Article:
Why Did You Help Start Florida Criminal Defense Legal Group, PLLC?

Disclaimer: This article is in response to questions frequently asked of Mr. Cobb and is an unedited dictation transcript. Just like talk to text on your smartphone, there may be misspelled words or sentence fragments. Several years ago, a colleague of mine and I were discussing the problem with what we call “big law criminal defense,” which is a very simple one: when someone is needed to fill a spot of the head lawyer in the courtroom, large law firms tend to find anyone with a law degree and a bar license and send them into the courtroom poorly prepared.… Read More

Does Possession of A Firearm Aggravate A Felony Charge in Florida?

Disclaimer: This article is in response to questions frequently asked of Mr. Cobb and is an unedited dictation transcript. Just like talk to text on your smartphone, there may be misspelled words or sentence fragments. A firearm aggravates any felony charge within the state of Florida. Aggravation of a felony by carrying a firearm specifically is covered by 775.087(1) and relates to the jury making what is known as a specific or special finding. The instruction states that if you find that the defendant committed one of a long list of felonies, and they are accused of carrying a firearm,… Read More

What Is The Purpose Of A Closing Argument In A Criminal Jury Trial?

Disclaimer: This article is in response to questions frequently asked of Mr. Cobb and is an unedited dictation transcript. Just like talk to text on your smartphone, there may be misspelled words or sentence fragments. A closing argument is a time to summarize each side’s case for the jury. The judge will state to the jury before closing arguments, “The attorneys will now present their final arguments. Please remember that what the attorney say is not evidence or your instruction on the law. However, do listen closely to their arguments. They are attempting to aid you in understanding the case.”… Read More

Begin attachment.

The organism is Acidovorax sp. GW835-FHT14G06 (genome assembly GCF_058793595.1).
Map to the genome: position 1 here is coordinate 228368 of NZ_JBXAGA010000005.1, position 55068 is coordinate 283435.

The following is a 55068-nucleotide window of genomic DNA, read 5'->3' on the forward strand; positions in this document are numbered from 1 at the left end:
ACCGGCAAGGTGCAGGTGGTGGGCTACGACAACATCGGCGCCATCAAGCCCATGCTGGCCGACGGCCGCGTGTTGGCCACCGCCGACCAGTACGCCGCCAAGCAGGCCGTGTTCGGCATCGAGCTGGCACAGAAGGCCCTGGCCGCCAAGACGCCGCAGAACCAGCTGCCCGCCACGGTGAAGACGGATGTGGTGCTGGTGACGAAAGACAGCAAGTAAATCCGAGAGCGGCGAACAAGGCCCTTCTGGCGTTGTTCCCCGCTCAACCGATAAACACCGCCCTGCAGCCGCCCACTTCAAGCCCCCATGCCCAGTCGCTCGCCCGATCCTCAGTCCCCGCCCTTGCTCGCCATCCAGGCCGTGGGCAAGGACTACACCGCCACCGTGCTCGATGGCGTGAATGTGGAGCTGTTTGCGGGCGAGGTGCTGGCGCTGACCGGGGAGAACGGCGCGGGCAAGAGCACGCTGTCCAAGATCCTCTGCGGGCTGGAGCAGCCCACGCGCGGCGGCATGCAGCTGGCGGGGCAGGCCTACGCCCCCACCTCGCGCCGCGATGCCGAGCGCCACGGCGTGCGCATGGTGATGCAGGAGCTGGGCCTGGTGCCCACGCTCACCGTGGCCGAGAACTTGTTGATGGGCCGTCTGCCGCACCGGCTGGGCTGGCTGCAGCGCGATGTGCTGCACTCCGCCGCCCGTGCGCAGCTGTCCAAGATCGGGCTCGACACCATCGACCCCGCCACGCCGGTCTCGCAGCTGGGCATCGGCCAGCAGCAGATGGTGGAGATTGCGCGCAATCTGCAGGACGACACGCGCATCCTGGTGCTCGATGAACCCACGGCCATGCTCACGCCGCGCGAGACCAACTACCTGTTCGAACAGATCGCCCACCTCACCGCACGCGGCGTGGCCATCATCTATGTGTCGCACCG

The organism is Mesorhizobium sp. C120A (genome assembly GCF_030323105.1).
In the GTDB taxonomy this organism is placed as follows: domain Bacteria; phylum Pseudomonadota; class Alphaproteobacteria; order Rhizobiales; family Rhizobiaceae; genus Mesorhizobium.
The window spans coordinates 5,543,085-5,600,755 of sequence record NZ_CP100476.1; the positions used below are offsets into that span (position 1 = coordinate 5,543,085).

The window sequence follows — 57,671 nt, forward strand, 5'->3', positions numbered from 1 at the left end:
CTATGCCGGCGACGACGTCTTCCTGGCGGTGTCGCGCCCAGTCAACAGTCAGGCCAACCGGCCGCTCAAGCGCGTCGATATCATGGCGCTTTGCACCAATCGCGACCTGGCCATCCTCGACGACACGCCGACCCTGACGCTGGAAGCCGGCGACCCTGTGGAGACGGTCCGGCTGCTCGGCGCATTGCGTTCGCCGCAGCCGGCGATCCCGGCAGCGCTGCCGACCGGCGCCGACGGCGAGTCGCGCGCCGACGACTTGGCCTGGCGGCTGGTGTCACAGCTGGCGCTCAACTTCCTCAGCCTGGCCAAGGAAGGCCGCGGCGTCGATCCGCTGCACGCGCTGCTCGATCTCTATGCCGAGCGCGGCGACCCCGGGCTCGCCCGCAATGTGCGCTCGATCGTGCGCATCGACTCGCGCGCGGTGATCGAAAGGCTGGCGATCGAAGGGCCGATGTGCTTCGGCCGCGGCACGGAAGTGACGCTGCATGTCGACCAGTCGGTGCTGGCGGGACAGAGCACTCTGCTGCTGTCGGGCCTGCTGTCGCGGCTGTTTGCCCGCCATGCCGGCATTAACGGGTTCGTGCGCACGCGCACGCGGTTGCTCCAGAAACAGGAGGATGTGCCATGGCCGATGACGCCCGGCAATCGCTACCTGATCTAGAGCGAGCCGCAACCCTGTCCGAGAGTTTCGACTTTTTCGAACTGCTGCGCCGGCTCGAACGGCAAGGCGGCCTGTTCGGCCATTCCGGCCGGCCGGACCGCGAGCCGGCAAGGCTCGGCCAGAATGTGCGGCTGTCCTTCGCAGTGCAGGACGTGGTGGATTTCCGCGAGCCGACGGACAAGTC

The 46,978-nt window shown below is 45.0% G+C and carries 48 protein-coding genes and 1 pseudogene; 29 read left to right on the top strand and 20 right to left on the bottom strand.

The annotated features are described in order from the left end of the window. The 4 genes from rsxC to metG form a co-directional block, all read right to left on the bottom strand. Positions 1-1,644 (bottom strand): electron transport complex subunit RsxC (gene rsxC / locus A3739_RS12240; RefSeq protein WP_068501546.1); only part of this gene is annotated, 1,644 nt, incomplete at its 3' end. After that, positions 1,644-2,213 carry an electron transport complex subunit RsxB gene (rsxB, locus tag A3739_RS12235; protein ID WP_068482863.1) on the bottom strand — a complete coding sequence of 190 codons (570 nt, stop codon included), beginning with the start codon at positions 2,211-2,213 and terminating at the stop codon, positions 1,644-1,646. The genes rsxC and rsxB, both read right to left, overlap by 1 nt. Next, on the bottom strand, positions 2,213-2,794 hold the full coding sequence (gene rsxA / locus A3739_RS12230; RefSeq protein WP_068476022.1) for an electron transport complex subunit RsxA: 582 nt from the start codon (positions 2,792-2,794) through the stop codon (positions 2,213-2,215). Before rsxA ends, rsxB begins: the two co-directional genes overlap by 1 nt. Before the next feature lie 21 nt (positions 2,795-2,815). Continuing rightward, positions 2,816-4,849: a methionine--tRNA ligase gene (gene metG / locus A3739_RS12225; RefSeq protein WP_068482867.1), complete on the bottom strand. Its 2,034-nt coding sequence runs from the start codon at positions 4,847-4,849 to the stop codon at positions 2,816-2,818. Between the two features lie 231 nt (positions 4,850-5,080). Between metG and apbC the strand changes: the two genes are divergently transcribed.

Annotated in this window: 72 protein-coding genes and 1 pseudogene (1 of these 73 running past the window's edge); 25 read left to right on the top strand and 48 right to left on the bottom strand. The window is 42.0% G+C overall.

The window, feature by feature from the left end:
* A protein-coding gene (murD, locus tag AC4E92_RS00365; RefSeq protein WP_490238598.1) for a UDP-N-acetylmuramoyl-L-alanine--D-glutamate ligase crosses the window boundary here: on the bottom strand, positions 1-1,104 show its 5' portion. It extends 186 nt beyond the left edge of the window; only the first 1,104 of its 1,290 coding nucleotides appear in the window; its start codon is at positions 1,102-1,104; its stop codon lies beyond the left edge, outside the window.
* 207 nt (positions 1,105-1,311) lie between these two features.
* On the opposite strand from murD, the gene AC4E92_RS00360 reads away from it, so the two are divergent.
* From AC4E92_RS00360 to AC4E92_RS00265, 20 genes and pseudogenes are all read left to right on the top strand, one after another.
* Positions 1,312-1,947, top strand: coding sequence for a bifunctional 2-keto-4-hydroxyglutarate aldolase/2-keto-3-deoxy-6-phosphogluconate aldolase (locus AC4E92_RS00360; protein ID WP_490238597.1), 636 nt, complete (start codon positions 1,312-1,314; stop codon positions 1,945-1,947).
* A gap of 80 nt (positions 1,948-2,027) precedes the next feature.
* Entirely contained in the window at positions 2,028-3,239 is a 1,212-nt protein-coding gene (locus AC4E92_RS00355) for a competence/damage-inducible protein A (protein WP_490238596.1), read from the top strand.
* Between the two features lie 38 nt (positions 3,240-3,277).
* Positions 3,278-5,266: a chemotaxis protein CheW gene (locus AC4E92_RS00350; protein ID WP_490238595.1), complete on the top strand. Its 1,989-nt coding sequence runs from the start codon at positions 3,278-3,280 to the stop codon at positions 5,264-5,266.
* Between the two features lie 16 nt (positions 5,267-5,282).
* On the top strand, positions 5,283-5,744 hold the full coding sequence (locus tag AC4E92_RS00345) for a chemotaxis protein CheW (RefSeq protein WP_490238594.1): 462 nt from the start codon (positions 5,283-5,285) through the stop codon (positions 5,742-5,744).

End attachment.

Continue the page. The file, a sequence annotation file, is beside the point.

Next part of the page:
What Is The Williams Rule In Florida?

Similar Fact Evidence Rule Many states, including Florida, have what is known as a similar fact evidence rule. This allows a party, if they have given proper notice to the other party (and the other party has had an opportunity to file any pretrial motions objecting to the use of similar fact evidence) to admit similar fact evidence. If similar fact evidence is allowed to be admitted, other acts of a similar nature committed by the defendant will be revealed to the jury. The defense, of course, opposes this. How Similar Fact Evidence is Presented It is important to remember… Read More

Are Jurors Allowed To Take Notes During Criminal Cases In Florida?

Disclaimer: This article is in response to questions frequently asked of Mr. Cobb and is an unedited dictation transcript. Just like talk to text on your smartphone, there may be misspelled words or sentence fragments. Jurors are allowed to take notes when they are in court. The court will provide a series of pens and paper with pads so that the jurors can take notes. There are some very specific instructions about how to take notes in a criminal case. The judge will tell the jury, “If you would like to take notes during the trial, you may do so.… Read More